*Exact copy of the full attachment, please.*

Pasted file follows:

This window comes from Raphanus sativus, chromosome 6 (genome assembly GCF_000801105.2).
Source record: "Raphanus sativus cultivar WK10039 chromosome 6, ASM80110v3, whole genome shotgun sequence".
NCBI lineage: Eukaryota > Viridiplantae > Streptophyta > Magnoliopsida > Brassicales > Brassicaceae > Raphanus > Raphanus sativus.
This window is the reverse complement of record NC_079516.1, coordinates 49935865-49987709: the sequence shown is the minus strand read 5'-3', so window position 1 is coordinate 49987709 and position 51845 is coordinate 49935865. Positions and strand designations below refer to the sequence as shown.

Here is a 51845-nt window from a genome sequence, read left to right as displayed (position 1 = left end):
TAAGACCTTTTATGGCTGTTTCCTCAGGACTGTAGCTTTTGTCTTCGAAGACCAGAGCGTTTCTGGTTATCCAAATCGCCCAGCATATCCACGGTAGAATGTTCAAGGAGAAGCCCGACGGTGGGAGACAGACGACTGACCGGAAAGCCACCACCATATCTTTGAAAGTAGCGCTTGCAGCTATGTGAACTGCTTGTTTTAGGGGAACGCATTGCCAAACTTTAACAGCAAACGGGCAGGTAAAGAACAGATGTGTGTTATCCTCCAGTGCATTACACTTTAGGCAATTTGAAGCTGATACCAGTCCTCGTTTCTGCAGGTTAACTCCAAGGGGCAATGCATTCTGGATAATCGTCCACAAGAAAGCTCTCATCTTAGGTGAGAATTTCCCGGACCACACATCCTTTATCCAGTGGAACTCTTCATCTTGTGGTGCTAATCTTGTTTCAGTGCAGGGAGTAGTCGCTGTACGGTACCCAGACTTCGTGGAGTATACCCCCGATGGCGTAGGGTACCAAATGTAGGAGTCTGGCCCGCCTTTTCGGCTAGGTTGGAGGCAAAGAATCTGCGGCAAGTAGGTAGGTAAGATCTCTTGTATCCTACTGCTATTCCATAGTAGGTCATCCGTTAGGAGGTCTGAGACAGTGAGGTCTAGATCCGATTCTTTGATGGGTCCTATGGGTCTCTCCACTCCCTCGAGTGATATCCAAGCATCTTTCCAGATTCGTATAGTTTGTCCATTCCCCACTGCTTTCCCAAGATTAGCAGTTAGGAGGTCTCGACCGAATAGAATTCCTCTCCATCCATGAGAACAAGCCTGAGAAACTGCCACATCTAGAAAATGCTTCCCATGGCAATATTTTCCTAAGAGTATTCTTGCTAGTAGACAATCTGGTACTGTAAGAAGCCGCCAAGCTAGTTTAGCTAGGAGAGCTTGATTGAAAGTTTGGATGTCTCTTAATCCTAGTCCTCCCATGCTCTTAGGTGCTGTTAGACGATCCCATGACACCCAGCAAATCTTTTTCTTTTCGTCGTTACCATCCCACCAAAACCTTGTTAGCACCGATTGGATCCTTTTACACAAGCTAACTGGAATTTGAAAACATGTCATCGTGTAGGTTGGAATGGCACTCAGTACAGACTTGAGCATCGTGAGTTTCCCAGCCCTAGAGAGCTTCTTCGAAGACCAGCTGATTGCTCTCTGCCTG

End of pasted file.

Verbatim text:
This window comes from Raphanus sativus, chromosome 6 (genome assembly GCF_000801105.2).
Source record: "Raphanus sativus cultivar WK10039 chromosome 6, ASM80110v3, whole genome shotgun sequence".
NCBI lineage: Eukaryota > Viridiplantae > Streptophyta > Magnoliopsida > Brassicales > Brassicaceae > Raphanus > Raphanus sativus.
This window is the reverse complement of record NC_079516.1, coordinates 49935865-49987709: the sequence shown is the minus strand read 5'-3', so window position 1 is coordinate 49987709 and position 51845 is coordinate 49935865. Positions and strand designations below refer to the sequence as shown.

Here is a 51845-nt window from a genome sequence, read left to right as displayed (position 1 = left end):
TAAGACCTTTTATGGCTGTTTCCTCAGGACTGTAGCTTTTGTCTTCGAAGACCAGAGCGTTTCTGGTTATCCAAATCGCCCAGCATATCCACGGTAGAATGTTCAAGGAGAAGCCCGACGGTGGGAGACAGACGACTGACCGGAAAGCCACCACCATATCTTTGAAAGTAGCGCTTGCAGCTATGTGAACTGCTTGTTTTAGGGGAACGCATTGCCAAACTTTAACAGCAAACGGGCAGGTAAAGAACAGATGTGTGTTATCCTCCAGTGCATTACACTTTAGGCAATTTGAAGCTGATACCAGTCCTCGTTTCTGCAGGTTAACTCCAAGGGGCAATGCATTCTGGATAATCGTCCACAAGAAAGCTCTCATCTTAGGTGAGAATTTCCCGGACCACACATCCTTTATCCAGTGGAACTCTTCATCTTGTGGTGCTAATCTTGTTTCAGTGCAGGGAGTAGTCGCTGTACGGTACCCAGACTTCGTGGAGTATACCCCCGATGGCGTAGGGTACCAAATGTAGGAGTCTGGCCCGCCTTTTCGGCTAGGTTGGAGGCAAAGAATCTGCGGCAAGTAGGTAGGTAAGATCTCTTGTATCCTACTGCTATTCCATAGTAGGTCATCCGTTAGGAGGTCTGAGACAGTGAGGTCTAGATCCGATTCTTTGATGGGTCCTATGGGTCTCTCCACTCCCTCGAGTGATATCCAAGCATCTTTCCAGATTCGTATAGTTTGTCCATTCCCCACTGCTTTCCCAAGATTAGCAGTTAGGAGGTCTCGACCGAATAGAATTCCTCTCCATCCATGAGAACAAGCCTGAGAAACTGCCACATCTAGAAAATGCTTCCCATGGCAATATTTTCCTAAGAGTATTCTTGCTAGTAGACAATCTGGTACTGTAAGAAGCCGCCAAGCTAGTTTAGCTAGGAGAGCTTGATTGAAAGTTTGGATGTCTCTTAATCCTAGTCCTCCCATGCTCTTAGGTGCTGTTAGACGATCCCATGACACCCAGCAAATCTTTTTCTTTTCGTCGTTACCATCCCACCAAAACCTTGTTAGCACCGATTGGATCCTTTTACACAAGCTAACTGGAATTTGAAAACATGTCATCGTGTAGGTTGGAATGGCACTCAGTACAGACTTGAGCATCGTGAGTTTCCCAGCCCTAGAGAGCTTCTTCGAAGACCAGCTGATTGCTCTCTGCCTG